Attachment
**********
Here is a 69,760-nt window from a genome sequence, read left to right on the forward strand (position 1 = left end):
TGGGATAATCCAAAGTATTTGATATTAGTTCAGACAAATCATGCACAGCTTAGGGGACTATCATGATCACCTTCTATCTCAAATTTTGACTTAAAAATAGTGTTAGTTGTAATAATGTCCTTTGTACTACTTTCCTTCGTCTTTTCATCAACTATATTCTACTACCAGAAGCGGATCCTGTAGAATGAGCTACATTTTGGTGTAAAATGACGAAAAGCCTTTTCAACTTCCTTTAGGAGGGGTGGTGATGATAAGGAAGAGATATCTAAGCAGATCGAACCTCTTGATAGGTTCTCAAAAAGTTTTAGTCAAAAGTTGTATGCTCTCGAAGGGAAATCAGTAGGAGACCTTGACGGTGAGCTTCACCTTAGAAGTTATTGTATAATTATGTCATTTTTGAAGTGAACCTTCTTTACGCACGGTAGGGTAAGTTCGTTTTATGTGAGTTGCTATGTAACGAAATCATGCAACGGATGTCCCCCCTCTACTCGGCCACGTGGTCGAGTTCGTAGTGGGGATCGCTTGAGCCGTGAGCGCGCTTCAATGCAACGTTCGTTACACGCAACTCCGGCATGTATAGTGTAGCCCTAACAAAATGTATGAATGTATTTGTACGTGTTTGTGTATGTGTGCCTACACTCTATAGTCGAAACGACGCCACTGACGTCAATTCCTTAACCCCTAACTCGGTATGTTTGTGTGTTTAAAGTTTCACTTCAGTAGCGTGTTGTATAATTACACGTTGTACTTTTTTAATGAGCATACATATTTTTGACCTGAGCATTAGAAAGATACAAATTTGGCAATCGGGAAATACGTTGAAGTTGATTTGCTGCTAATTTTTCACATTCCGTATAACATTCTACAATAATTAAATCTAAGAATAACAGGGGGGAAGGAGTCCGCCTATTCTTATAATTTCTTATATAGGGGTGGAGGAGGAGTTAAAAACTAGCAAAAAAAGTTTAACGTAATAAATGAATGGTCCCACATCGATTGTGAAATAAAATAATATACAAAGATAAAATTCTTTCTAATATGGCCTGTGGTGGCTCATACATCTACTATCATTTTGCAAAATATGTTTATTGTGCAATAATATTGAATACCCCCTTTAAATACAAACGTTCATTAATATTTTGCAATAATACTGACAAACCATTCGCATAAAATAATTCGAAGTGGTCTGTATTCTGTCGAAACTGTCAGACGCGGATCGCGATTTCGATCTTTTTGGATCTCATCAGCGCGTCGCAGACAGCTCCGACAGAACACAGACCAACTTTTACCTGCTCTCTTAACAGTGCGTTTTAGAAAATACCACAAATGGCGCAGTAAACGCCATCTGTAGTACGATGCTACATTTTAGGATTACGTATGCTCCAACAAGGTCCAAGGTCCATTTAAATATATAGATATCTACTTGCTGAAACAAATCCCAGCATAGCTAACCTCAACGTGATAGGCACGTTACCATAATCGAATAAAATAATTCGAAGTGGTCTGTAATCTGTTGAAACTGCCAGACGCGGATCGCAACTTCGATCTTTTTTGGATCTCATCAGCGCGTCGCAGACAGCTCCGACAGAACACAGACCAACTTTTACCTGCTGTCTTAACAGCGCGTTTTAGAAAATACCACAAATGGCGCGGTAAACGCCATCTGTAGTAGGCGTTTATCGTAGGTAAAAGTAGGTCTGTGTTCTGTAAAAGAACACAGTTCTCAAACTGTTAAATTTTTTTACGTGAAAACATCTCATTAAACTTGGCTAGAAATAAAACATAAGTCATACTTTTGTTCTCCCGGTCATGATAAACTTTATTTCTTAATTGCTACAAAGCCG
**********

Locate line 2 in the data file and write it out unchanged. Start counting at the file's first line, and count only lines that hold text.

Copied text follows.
TGGGATAATCCAAAGTATTTGATATTAGTTCAGACAAATCATGCACAGCTTAGGGGACTATCATGATCACCTTCTATCTCAAATTTTGACTTAAAAATAGTGTTAGTTGTAATAATGTCCTTTGTACTACTTTCCTTCGTCTTTTCATCAACTATATTCTACTACCAGAAGCGGATCCTGTAGAATGAGCTACATTTTGGTGTAAAATGACGAAAAGCCTTTTCAACTTCCTTTAGGAGGGGTGGTGATGATAAGGAAGAGATATCTAAGCAGATCGAACCTCTTGATAGGTTCTCAAAAAGTTTTAGTCAAAAGTTGTATGCTCTCGAAGGGAAATCAGTAGGAGACCTTGACGGTGAGCTTCACCTTAGAAGTTATTGTATAATTATGTCATTTTTGAAGTGAACCTTCTTTACGCACGGTAGGGTAAGTTCGTTTTATGTGAGTTGCTATGTAACGAAATCATGCAACGGATGTCCCCCCTCTACTCGGCCACGTGGTCGAGTTCGTAGTGGGGATCGCTTGAGCCGTGAGCGCGCTTCAATGCAACGTTCGTTACACGCAACTCCGGCATGTATAGTGTAGCCCTAACAAAATGTATGAATGTATTTGTACGTGTTTGTGTATGTGTGCCTACACTCTATAGTCGAAACGACGCCACTGACGTCAATTCCTTAACCCCTAACTCGGTATGTTTGTGTGTTTAAAGTTTCACTTCAGTAGCGTGTTGTATAATTACACGTTGTACTTTTTTAATGAGCATACATATTTTTGACCTGAGCATTAGAAAGATACAAATTTGGCAATCGGGAAATACGTTGAAGTTGATTTGCTGCTAATTTTTCACATTCCGTATAACATTCTACAATAATTAAATCTAAGAATAACAGGGGGGAAGGAGTCCGCCTATTCTTATAATTTCTTATATAGGGGTGGAGGAGGAGTTAAAAACTAGCAAAAAAAGTTTAACGTAATAAATGAATGGTCCCACATCGATTGTGAAATAAAATAATATACAAAGATAAAATTCTTTCTAATATGGCCTGTGGTGGCTCATACATCTACTATCATTTTGCAAAATATGTTTATTGTGCAATAATATTGAATACCCCCTTTAAATACAAACGTTCATTAATATTTTGCAATAATACTGACAAACCATTCGCATAAAATAATTCGAAGTGGTCTGTATTCTGTCGAAACTGTCAGACGCGGATCGCGATTTCGATCTTTTTGGATCTCATCAGCGCGTCGCAGACAGCTCCGACAGAACACAGACCAACTTTTACCTGCTCTCTTAACAGTGCGTTTTAGAAAATACCACAAATGGCGCAGTAAACGCCATCTGTAGTACGATGCTACATTTTAGGATTACGTATGCTCCAACAAGGTCCAAGGTCCATTTAAATATATAGATATCTACTTGCTGAAACAAATCCCAGCATAGCTAACCTCAACGTGATAGGCACGTTACCATAATCGAATAAAATAATTCGAAGTGGTCTGTAATCTGTTGAAACTGCCAGACGCGGATCGCAACTTCGATCTTTTTTGGATCTCATCAGCGCGTCGCAGACAGCTCCGACAGAACACAGACCAACTTTTACCTGCTGTCTTAACAGCGCGTTTTAGAAAATACCACAAATGGCGCGGTAAACGCCATCTGTAGTAGGCGTTTATCGTAGGTAAAAGTAGGTCTGTGTTCTGTAAAAGAACACAGTTCTCAAACTGTTAAATTTTTTTACGTGAAAACATCTCATTAAACTTGGCTAGAAATAAAACATAAGTCATACTTTTGTTCTCCCGGTCATGATAAACTTTATTTCTTAATTGCTACAAAGCCG